The city of Dayton, Ohio is considering deploying a system similar to the Autonomous Real-time Ground Ubiquitous Surveillance Imaging System (ARGUS) – the technology that allows up to 36 square miles to be monitored at once – without having to wait for the FAA’s drone rules to be issued.
The program does not have to be concerned about those rules because the surveillance would actually be conducted by manned aircraft rather than the unmanned drones so regularly flying over the United States now.
The fact that the program is not actually using a drone also has apparently allowed it to avoid the increased scrutiny afforded to various aspects of the domestic drone program including police use, use by Customs and Border Protection, use by U.S. Marshals, use by the Department of Homeland Security, domestic use by the militaryand many more entities both public and private.
The program was brought to light thanks to a Dayton Police Department presentation entitled “2013 Aerial Surveillance Project” given to the American Civil Liberties Union (ACLU) by Ohio activists.
The program is referred to as “Trusted Situational Awareness,” a name which the ACLU rightly points out is “such a mouthful of euphemisms for surveillance that it almost sounds like a parody.”
According to the presentation a test lasting 8 days was conducted in June of last year during the daylight hours over Sinclair Community College. It is unclear if the people present were made aware or allowed to opt out of the surveillance experiment.
The program, run by Persistent Surveillance Systems, is supposedly important because it “Can be utilized to prevent and minimize acts of terrorism, crime and murder.”
Persistent Surveillance Systems advertises their ultra-powerful – and incredibly unsettling – 96 megapixel “Ground-Based Wide-Area Persistent Surveillance System” in an online brochure hosted on their official website (mirrored here for posterity).
The police slideshow says that the system allows law enforcement to “Identify and interrupt illegal activity while providing valuable forensic intelligence.”
The ACLU says that “forensic intelligence” usually means something like, “keeping records of everything everybody is doing so we can go back and carry out retroactive surveillance whenever we need it.”
According to the slideshow, police “selected 18 incidents for aerial surveillance,” among which were a burglary in progress and a robbery spree.
“Analysts were able to track the primary suspect to all of these locations as well as to a Clark gas station prior to the robberies,” the police state.
However, this is all described as a “test operation” and it is not even clear if these are simulated crimes used to establish the analytical power of the system or if they were real.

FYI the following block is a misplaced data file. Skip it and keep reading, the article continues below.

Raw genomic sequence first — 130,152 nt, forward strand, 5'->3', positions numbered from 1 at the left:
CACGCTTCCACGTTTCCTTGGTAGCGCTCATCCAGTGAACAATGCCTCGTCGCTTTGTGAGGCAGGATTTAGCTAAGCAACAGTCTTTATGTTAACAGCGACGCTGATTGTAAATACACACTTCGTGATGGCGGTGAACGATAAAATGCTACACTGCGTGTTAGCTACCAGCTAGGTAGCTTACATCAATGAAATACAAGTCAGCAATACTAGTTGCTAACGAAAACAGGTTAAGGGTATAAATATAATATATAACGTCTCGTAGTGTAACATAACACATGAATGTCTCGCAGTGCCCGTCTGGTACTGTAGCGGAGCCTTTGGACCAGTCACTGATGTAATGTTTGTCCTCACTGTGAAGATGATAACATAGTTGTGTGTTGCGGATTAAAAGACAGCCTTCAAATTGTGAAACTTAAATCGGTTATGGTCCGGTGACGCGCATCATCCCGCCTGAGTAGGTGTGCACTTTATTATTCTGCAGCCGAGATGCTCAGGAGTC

Some might say that this type of technology is laudable because the last thing anyone wants is more robberies or any crime for that matter.
However, “in America we do not allow the government to look over everybody’s shoulders (literally or figuratively) just in case they engage in wrongdoing. We require the police to have individualized suspicion of wrongdoing before they invade our privacy in that way,” the ACLU explains.
“There is no question that there are some crimes the police will solve if we allow our country to turn into a total surveillance state, but that is a bad tradeoff,” they continue. “The police here want to ‘identify’ illegal activity, which is fine, but not if that’s accomplished by watching all activity.”
Thankfully, local activists, with the help of the ACLU, are calling on people to fight back against this effort.
In a call to action they point out, “The police department’s proposed guidelines do not require a warrant prior to surveillance; lack clear retention and sharing policies; and fail to provide for independent oversight.”
According to the ACLU of Ohio, the police department gave concerned citizens a proposed policy to cover the program and after receiving feedback, provided an updated policy.
The updated policy contained “a few small changes, [which don’t] address the substantive concerns shared with the police department,” according to Melissa Bilancini of the ACLU of Ohio.
The program is now on the agenda for an April 9 special meeting of the Dayton City Commission.
As the ACLU rightly points out, “Although this issue has flown beneath the drone radar because it involves manned aircraft, the issues at stake are much the same.”
The issues, of course, are widespread warrantless surveillance with little to no oversight, in effect ushering in a pervasive and pernicious surveillance state.
According to the ACLU, “ultimately the same kinds of protections that are so vital in the face of drone technology should also be extended to manned aircraft. There’s no rational reason why adding a human being to a surveillance craft should change the privacy protections that we create against aerial surveillance.”
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